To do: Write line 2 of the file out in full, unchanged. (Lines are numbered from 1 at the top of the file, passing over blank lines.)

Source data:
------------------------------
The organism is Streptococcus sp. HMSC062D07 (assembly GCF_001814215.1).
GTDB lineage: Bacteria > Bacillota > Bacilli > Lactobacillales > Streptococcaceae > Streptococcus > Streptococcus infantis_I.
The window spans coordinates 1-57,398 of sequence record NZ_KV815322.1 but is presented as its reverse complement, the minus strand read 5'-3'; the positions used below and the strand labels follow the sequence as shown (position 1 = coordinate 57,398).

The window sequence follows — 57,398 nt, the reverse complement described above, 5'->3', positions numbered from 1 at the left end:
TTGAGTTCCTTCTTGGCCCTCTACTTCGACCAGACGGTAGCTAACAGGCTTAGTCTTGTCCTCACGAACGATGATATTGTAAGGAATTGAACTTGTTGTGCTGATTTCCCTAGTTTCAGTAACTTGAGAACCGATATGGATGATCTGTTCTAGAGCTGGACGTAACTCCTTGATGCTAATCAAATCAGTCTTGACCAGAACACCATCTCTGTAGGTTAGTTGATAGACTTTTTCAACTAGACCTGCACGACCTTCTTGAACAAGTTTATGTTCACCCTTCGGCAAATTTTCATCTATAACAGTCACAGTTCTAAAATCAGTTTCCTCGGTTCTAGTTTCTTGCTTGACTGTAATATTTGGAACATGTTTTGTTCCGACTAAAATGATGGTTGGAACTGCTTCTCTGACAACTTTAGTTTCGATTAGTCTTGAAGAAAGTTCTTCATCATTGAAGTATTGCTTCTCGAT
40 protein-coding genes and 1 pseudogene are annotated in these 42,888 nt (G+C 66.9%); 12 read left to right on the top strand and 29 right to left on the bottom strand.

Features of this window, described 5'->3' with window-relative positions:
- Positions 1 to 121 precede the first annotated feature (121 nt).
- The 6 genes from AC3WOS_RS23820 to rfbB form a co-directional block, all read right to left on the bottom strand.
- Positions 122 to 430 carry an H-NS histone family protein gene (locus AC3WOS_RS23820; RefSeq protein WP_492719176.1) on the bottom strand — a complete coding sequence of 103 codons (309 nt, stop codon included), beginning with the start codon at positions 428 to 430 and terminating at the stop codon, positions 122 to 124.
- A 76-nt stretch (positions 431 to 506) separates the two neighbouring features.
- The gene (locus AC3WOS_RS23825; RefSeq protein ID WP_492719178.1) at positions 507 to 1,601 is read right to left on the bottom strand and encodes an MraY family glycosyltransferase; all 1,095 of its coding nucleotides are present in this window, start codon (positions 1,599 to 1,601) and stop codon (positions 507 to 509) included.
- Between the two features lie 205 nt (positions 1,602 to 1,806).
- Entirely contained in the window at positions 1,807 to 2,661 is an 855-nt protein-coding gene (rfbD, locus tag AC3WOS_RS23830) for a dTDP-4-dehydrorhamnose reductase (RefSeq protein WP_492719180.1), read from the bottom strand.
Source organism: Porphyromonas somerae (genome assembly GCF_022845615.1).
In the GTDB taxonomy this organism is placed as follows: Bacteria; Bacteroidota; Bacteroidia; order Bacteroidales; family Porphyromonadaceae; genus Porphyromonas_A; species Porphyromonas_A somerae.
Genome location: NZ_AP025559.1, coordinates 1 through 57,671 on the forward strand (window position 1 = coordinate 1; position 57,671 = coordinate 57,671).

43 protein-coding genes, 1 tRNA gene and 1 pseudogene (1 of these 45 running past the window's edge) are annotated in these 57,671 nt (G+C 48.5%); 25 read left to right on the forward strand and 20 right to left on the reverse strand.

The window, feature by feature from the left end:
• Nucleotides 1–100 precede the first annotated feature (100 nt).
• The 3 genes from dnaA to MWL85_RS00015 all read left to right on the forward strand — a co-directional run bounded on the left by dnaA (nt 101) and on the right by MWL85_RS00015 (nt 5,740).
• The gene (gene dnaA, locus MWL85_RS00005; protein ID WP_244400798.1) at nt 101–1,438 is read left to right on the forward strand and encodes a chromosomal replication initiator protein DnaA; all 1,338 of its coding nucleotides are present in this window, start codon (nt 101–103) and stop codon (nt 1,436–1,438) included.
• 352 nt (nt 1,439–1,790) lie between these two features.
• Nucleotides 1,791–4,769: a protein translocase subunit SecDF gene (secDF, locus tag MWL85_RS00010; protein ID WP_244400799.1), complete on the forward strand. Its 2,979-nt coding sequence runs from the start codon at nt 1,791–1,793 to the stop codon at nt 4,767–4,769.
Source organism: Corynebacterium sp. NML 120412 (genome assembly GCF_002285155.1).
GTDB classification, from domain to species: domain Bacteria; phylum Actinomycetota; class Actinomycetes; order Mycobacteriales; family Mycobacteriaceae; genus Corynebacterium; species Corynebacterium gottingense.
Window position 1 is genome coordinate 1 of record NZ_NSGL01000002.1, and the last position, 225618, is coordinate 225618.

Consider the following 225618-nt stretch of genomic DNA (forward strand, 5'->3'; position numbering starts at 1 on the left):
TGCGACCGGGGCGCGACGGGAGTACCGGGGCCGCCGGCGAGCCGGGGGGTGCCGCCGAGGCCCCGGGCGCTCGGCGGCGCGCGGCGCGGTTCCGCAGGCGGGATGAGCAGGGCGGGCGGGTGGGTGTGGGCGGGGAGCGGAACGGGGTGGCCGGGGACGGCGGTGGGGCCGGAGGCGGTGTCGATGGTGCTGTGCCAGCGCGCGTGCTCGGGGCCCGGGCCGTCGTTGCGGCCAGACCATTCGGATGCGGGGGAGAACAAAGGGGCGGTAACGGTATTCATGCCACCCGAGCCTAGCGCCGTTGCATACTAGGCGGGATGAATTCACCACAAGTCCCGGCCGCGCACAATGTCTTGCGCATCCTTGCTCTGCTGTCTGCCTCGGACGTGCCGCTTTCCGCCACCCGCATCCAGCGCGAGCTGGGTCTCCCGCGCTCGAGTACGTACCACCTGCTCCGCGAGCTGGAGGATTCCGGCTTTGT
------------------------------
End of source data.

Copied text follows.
GTDB lineage: Bacteria > Bacillota > Bacilli > Lactobacillales > Streptococcaceae > Streptococcus > Streptococcus infantis_I.